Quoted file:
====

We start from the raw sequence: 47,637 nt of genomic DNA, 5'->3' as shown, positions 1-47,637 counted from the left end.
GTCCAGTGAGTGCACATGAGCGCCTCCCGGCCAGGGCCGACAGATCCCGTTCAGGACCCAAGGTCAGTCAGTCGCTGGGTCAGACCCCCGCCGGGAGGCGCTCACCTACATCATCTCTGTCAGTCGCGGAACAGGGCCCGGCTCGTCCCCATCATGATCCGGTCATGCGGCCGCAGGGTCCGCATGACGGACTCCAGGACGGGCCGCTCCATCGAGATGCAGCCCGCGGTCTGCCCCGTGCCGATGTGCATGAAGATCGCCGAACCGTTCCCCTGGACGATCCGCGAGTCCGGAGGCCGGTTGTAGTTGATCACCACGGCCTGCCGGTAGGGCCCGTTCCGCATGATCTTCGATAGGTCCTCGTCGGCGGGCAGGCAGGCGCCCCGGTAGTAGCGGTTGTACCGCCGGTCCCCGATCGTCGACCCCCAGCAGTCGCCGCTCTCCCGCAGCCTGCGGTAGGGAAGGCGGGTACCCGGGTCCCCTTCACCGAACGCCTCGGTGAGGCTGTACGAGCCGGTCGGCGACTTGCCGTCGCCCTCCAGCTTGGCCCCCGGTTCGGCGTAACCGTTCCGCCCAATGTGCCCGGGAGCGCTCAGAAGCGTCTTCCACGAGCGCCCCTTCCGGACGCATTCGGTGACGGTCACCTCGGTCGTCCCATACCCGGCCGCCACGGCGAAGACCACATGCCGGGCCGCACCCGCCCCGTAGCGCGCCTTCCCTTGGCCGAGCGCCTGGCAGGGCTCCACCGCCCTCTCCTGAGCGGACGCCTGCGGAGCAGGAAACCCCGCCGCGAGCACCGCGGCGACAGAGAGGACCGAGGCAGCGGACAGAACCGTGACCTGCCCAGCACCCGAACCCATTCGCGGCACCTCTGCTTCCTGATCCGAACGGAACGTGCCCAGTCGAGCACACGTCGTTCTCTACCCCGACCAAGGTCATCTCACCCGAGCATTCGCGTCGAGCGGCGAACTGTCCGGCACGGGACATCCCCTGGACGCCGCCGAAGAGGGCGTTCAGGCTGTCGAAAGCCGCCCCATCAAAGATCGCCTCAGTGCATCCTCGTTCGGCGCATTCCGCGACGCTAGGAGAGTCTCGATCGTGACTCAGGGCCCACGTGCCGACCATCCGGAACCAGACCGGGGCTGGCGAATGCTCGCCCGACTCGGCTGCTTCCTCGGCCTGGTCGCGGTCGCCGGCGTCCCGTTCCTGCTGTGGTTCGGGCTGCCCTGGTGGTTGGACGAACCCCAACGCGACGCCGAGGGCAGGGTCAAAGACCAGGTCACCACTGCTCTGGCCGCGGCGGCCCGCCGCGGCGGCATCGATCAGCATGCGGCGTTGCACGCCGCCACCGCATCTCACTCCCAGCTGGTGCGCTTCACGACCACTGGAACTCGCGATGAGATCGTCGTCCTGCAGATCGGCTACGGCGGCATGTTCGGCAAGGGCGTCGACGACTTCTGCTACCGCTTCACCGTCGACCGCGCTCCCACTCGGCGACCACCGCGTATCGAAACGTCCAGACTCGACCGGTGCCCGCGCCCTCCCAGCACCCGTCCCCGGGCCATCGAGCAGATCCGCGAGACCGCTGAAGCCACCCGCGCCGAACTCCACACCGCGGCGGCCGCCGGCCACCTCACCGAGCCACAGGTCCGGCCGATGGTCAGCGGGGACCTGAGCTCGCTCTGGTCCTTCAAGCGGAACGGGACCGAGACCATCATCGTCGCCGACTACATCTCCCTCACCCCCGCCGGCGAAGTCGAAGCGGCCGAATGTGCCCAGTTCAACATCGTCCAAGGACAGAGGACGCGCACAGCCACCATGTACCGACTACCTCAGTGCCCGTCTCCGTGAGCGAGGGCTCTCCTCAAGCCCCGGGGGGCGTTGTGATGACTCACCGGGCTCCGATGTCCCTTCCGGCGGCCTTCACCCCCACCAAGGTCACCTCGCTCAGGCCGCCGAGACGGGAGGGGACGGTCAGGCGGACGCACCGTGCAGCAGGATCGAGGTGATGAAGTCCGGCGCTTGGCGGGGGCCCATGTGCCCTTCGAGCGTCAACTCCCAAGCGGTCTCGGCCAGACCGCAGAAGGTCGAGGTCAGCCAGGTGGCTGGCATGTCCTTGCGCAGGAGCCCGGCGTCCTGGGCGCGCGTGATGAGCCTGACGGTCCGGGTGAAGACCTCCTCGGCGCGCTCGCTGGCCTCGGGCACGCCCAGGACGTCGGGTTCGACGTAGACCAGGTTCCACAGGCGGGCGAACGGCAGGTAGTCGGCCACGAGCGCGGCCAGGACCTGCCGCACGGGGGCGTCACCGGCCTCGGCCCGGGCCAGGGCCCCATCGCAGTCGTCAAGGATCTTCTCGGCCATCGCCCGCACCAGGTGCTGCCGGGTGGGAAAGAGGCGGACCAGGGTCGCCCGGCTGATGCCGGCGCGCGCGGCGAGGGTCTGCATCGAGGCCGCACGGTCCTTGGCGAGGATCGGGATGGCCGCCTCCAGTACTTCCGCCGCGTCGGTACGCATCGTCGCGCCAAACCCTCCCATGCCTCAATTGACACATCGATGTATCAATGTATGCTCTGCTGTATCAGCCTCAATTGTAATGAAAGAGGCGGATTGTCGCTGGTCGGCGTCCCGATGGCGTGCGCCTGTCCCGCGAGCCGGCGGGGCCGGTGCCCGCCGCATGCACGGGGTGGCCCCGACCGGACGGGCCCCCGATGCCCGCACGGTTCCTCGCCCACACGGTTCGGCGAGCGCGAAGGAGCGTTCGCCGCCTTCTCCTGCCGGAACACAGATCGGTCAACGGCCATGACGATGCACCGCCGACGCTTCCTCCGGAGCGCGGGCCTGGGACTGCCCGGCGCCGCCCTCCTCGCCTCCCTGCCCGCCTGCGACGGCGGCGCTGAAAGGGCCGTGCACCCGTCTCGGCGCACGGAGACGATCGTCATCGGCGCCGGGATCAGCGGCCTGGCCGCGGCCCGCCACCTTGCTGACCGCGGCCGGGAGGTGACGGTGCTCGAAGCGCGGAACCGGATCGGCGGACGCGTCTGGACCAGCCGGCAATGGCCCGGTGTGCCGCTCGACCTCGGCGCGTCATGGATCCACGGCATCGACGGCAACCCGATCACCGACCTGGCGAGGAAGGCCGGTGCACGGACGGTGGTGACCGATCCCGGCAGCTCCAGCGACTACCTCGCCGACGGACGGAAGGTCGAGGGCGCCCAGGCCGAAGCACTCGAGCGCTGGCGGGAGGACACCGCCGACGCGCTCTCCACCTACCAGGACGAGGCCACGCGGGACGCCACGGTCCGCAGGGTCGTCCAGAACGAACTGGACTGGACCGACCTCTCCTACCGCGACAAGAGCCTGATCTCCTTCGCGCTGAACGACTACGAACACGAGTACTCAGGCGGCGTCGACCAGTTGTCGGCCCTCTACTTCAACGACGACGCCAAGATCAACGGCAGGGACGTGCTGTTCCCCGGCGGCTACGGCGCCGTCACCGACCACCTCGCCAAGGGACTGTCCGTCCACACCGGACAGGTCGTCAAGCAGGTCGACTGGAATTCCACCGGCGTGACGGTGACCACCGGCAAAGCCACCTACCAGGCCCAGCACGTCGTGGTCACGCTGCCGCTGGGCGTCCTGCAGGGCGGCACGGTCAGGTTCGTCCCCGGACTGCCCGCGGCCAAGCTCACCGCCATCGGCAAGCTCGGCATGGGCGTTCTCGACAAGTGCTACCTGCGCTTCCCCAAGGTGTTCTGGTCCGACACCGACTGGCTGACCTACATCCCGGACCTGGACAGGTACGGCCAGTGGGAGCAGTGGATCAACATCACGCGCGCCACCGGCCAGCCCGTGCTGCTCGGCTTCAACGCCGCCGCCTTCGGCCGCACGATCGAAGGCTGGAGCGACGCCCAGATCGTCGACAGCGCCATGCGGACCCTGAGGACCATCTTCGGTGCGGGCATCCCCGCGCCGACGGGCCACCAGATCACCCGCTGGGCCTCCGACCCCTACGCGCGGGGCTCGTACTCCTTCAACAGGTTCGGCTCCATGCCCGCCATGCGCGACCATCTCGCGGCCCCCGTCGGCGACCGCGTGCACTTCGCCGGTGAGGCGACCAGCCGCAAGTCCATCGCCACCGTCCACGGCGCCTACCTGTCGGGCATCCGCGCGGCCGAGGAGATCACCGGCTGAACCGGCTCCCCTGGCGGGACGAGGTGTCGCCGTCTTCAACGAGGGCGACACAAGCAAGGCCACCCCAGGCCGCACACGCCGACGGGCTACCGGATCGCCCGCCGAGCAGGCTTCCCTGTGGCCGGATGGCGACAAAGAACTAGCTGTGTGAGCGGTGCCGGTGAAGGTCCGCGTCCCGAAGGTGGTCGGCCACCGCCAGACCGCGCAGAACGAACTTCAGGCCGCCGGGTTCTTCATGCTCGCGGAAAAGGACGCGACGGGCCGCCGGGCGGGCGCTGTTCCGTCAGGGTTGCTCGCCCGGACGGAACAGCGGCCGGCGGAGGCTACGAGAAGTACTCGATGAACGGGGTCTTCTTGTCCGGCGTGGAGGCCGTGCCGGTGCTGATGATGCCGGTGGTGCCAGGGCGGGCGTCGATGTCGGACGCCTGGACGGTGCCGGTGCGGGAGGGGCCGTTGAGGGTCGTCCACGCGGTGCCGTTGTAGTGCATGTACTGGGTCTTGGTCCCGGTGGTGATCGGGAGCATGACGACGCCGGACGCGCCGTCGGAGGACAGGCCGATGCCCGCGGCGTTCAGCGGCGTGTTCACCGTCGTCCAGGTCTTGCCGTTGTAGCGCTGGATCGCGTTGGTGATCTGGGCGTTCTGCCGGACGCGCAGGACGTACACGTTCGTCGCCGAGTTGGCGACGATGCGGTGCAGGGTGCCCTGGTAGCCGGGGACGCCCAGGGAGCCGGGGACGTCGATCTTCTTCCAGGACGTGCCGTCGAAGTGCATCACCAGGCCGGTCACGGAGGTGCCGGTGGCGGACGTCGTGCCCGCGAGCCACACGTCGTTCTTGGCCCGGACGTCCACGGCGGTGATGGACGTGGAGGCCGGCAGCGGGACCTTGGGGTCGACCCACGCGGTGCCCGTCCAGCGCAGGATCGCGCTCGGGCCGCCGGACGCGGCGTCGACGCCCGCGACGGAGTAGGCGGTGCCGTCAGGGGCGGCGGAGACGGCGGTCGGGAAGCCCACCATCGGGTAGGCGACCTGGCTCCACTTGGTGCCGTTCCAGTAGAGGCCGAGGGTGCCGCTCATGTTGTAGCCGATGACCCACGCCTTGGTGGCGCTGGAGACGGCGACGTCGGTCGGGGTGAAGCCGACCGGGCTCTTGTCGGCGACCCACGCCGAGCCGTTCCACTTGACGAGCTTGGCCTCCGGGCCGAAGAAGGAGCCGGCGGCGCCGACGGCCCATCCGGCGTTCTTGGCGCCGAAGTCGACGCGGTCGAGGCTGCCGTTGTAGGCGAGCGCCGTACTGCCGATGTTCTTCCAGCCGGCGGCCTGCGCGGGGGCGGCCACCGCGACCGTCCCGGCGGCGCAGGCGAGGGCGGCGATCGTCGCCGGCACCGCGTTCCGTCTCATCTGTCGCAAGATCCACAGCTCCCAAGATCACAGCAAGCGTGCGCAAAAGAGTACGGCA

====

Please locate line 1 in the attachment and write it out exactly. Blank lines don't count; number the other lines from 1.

We start from the raw sequence: 47,637 nt of genomic DNA, 5'->3' as shown, positions 1-47,637 counted from the left end.